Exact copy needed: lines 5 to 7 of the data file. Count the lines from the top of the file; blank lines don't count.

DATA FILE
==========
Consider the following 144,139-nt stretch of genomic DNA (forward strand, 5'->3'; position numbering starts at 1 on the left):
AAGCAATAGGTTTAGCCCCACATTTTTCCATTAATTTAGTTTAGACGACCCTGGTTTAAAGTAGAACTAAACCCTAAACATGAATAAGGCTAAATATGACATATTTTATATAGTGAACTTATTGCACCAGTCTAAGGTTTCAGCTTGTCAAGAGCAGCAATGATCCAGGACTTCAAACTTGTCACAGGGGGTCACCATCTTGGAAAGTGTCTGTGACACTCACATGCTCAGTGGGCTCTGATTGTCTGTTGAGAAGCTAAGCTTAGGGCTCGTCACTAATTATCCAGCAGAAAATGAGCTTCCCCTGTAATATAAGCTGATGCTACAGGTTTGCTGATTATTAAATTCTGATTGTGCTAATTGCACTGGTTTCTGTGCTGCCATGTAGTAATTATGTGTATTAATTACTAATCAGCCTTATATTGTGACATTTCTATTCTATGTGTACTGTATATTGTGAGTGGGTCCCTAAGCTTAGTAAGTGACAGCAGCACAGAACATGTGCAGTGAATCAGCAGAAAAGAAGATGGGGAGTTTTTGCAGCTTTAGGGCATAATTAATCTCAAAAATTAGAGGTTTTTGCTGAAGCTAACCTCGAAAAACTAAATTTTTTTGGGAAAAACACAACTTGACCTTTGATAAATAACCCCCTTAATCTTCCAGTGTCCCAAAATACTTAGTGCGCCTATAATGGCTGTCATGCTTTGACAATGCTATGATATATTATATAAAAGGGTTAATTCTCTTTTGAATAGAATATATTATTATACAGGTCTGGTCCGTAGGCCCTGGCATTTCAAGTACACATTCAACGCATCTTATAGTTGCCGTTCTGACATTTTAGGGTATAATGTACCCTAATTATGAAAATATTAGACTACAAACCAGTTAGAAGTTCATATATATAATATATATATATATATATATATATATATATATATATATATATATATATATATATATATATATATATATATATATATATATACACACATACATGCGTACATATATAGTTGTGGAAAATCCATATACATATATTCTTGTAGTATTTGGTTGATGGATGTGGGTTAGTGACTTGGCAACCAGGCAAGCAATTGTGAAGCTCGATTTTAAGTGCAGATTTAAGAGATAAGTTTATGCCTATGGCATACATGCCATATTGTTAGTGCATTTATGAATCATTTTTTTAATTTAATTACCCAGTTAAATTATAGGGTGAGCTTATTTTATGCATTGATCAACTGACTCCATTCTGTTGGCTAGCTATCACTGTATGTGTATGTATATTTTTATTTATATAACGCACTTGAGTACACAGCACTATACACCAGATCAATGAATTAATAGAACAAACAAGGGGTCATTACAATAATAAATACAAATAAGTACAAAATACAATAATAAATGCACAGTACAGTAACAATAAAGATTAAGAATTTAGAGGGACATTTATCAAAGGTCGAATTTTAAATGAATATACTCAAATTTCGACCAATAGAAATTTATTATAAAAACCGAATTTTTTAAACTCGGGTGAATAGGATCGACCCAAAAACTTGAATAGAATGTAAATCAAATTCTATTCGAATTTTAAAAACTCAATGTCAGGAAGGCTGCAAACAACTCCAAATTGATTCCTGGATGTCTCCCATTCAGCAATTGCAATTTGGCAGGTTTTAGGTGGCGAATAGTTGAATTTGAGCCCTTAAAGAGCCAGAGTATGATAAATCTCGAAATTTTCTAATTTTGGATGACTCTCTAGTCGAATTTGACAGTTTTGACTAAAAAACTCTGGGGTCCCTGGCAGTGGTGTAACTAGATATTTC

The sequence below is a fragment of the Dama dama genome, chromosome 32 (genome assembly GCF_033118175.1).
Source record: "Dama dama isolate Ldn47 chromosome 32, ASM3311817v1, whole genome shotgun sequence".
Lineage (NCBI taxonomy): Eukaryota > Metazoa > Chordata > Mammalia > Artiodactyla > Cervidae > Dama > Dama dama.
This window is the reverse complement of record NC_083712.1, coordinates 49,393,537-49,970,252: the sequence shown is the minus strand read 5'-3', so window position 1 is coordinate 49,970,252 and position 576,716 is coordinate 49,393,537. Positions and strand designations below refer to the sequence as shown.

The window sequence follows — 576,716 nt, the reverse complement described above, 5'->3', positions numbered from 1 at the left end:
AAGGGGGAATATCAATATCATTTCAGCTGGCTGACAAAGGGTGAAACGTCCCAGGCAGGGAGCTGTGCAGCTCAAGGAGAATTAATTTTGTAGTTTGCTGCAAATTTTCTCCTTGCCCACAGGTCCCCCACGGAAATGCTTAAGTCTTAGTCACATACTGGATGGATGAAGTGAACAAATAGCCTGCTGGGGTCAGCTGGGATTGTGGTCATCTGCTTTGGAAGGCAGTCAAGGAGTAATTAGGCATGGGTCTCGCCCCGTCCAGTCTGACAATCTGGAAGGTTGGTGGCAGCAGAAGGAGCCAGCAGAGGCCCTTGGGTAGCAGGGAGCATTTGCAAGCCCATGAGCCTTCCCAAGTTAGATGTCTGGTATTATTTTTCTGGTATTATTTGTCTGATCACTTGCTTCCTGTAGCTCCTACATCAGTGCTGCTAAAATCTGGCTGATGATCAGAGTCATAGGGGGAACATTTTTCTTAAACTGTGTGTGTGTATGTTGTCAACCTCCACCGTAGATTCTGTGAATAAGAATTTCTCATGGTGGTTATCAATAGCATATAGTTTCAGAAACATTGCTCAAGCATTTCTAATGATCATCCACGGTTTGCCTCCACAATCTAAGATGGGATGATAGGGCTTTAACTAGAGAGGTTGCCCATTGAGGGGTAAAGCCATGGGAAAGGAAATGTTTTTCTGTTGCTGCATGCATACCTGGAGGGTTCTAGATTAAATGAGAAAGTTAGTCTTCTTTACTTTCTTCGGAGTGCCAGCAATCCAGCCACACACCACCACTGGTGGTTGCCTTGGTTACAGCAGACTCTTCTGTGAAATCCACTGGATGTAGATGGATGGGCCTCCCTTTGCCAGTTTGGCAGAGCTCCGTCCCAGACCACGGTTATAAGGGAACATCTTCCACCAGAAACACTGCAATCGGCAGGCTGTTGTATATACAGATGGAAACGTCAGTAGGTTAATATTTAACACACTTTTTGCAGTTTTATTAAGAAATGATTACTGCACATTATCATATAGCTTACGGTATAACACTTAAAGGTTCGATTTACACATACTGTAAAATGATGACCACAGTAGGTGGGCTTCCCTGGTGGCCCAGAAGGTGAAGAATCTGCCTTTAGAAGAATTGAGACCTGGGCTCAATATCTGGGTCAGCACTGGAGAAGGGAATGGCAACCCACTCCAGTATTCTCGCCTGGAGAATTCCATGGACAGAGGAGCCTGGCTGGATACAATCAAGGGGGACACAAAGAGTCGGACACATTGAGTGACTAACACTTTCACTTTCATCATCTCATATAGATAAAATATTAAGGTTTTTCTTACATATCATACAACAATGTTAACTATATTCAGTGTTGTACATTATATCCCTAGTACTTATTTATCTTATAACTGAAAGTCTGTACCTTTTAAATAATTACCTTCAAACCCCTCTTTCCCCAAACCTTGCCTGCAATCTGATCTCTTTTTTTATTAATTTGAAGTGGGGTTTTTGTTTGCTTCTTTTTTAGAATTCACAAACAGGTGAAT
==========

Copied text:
Lineage (NCBI taxonomy): Eukaryota > Metazoa > Chordata > Mammalia > Artiodactyla > Cervidae > Dama > Dama dama.
This window is the reverse complement of record NC_083712.1, coordinates 49,393,537-49,970,252: the sequence shown is the minus strand read 5'-3', so window position 1 is coordinate 49,970,252 and position 576,716 is coordinate 49,393,537. Positions and strand designations below refer to the sequence as shown.

The window sequence follows — 576,716 nt, the reverse complement described above, 5'->3', positions numbered from 1 at the left end: